Julia was forging a career as an architect when a diagnosis of Ulcerative Colitis changed her life.

“I’d spent five years studying architecture and design at London South Bank University and was preparing to start my own architecture business when the symptoms began.

“I felt very tired. I suffered diarrhoea and bleeding. But my GP said it was nothing – it would go away.

“I’d been working very hard and was quite stressed, so I believed him. But he was wrong. Like many people with ulcerative colitis, I was misdiagnosed, and I count myself lucky that I’m still alive, considering what happened next.

“I’d decided to go to India for three months and, when the doctor told me I had nothing to worry about, I went ahead and flew to Mumbai.

But when I got there, my symptoms got much worse. I was overwhelmingly tired. I had a high temperature, I couldn’t eat properly and was constantly going to the toilet. I had bloody diarrhoea and a lot of pain. I lost nine kilos in three weeks.

“After a month in India, I ended up in hospital in Pune, where they gave me very good care.

“I rang my sister Lenka in London and she arranged to get me on the first plane back home.

“That eight-hour flight was the longest eight hours of my life. I was in great pain and stuffed myself with pain killers – I knew I had to hang on and survive.

Julia had to rely on painkillers to keep her going

“Although I didn’t know it at the time, my bowel had ruptured in several places.

“My sister took me straight from Heathrow to the Royal Free Hospital in London where they discovered I had a ruptured bowel, severe colitis and inflammation of the bowel.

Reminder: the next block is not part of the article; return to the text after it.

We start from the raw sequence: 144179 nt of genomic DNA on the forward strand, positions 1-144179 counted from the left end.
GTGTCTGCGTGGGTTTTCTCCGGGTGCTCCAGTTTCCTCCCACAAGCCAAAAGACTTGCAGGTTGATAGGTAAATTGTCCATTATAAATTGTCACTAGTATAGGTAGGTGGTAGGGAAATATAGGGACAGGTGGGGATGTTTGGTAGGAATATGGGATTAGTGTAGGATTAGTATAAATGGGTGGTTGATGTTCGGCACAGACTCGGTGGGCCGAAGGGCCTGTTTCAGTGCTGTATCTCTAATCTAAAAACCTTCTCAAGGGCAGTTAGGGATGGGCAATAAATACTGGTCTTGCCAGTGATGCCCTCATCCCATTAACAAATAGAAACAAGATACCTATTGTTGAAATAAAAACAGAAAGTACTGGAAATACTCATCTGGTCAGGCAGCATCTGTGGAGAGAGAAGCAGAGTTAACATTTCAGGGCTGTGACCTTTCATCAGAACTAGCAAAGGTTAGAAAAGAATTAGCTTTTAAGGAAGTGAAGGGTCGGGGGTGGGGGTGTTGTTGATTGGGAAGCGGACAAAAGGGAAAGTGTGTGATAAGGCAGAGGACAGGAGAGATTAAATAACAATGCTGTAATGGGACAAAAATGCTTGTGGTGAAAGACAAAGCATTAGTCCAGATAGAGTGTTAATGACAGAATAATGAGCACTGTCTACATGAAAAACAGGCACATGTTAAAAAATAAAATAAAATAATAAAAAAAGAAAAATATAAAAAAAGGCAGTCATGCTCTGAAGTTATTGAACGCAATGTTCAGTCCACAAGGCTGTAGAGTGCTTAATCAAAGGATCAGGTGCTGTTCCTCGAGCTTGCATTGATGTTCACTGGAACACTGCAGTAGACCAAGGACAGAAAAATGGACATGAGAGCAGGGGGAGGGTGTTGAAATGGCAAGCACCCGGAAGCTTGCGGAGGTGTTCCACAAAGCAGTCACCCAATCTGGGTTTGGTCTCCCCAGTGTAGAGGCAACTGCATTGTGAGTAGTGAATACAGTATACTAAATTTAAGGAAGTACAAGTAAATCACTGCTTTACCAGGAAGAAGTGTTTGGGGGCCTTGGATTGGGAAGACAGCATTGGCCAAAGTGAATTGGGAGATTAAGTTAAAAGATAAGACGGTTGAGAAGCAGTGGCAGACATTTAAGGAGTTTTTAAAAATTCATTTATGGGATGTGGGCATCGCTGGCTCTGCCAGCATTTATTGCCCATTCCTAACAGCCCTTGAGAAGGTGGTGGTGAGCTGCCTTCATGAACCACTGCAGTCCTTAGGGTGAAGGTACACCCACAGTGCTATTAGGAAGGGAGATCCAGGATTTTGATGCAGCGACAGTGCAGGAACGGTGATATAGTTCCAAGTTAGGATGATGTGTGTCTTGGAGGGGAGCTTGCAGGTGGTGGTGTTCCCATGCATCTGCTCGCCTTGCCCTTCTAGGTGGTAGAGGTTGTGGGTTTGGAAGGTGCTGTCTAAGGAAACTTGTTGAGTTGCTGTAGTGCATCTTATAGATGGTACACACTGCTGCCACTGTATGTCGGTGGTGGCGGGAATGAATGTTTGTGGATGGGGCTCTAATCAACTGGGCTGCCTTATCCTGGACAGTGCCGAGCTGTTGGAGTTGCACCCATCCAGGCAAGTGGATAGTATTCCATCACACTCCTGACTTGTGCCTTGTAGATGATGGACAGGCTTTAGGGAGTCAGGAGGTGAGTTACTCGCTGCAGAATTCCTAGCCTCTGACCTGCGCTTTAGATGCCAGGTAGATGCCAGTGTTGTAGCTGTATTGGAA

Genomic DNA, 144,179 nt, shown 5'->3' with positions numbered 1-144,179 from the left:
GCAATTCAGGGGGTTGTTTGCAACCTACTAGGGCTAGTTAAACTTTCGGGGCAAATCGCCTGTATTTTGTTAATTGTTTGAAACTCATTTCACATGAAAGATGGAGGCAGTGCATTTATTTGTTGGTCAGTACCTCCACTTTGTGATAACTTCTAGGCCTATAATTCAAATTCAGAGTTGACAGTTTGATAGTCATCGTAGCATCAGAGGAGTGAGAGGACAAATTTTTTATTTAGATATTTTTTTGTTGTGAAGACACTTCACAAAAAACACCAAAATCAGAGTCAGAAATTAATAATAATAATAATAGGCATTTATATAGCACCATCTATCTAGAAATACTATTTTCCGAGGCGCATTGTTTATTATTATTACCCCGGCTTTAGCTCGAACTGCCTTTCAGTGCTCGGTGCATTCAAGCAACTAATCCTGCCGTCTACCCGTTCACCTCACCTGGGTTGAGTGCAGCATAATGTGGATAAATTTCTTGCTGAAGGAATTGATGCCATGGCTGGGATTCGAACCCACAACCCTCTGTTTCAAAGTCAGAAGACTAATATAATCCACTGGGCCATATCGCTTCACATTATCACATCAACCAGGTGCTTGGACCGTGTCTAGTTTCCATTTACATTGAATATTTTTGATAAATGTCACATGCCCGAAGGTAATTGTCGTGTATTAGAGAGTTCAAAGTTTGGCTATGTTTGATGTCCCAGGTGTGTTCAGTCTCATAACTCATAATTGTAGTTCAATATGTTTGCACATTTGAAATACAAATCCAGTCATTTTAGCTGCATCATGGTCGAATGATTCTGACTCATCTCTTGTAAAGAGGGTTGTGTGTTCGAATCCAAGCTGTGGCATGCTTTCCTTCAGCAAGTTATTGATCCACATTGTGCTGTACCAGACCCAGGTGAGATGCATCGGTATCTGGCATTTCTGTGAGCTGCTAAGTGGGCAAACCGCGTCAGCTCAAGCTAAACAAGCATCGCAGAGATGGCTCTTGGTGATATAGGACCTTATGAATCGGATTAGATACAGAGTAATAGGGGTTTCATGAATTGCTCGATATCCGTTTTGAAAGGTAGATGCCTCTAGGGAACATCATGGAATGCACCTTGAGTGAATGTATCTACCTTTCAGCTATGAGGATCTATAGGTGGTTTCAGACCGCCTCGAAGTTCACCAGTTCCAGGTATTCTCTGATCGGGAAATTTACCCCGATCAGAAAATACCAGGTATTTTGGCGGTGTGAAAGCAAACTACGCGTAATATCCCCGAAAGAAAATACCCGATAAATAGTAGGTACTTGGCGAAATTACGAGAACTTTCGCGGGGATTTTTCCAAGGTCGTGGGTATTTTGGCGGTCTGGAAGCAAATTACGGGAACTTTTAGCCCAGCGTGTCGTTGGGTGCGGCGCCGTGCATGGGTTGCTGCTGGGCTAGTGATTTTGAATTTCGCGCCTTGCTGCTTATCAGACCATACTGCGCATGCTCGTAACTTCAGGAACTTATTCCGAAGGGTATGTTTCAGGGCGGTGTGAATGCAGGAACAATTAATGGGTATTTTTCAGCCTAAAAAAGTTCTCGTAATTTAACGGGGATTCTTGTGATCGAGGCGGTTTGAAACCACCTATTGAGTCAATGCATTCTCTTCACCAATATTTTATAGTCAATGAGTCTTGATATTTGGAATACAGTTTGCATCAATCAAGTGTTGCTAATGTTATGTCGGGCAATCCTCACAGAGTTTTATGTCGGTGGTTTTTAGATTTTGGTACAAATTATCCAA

“The doctors said that if I’d arrived a few hours later, it would have been too late. They carried out an emergency operation and saved my life.

After four days in intensive care and three weeks in hospital, I was finally diagnosed with ulcerative colitis.

“I hadn’t a clue what it was. It was good to have a diagnosis after so many months, but it was scary. Was this the beginning of something, or the end? Was I going to die? I lost nine kilos in three weeks.

“I started to Google lots of articles – it was very depressing. I thought my life was over, and I switched off the computer.

“Then I thought: ‘This cannot be. If this illness is going to kill me, why am I still here?’

“Whilst I was in the Royal Free Hospital, I was given a brochure about ulcerative colitis and my sister helped me to find a local support group. I realised that there are lots of other people like me – and that I could live.

I made a plan – to take one day at a time, and to make every day happen.

“I realised that getting a job in architecture would no longer be possible, at least not yet – who would give me a job when I might be ill for three months at a time?

“Working for myself was the way forward. So I’ve launched a new career as a Jumping Fitness instructor. There is less pressure and I set my own agenda.

Julia Balazova Ulcerative Colitis sufferer and Jumping Fitness instructor

“The exercise also gives very positive feelings. It creates something that will inspire other people like me who have been ill. It releases endorphins that make you happy.

“It gives me the motivation to get up in the morning and not to feel sorry for myself.

Living with ulcerative colitis has put things in perspective.

“I may go back to architecture one day, but I’m still learning to live with ulcerative colitis. There is no cure, and everyone is different, so I have to discover what my body needs to keep an inflammation at bay.

“So far I know that good food, a steady routine, lots of sleep, no alcohol and no stress are important. There are also drugs which can help. I have to look after the inside and the outside.

“I go to a support group for people with Crohn’s and colitis. We swap tips and laugh together – that’s important. We also fundraise. And I’ve become one of the co-ordinators for the East London Group of CCUK.

A lot of people come to us thinking they are the only ones with this illness. But there are 120,000 people with ulcerative colitis in the UK and a lot of them are young.

“I have learned that you can’t plan anything in life. Something like ulcerative colitis can strike at any time and when you least expect it.

“But I don’t want to be perceived as an ill person. I don’t want to give in, and I’m not ready to give up.

“I’d like to raise awareness so that doctors get better at diagnosis, and I’d like others like me know that it’s not the end – it’s a new beginning. And we will survive.”

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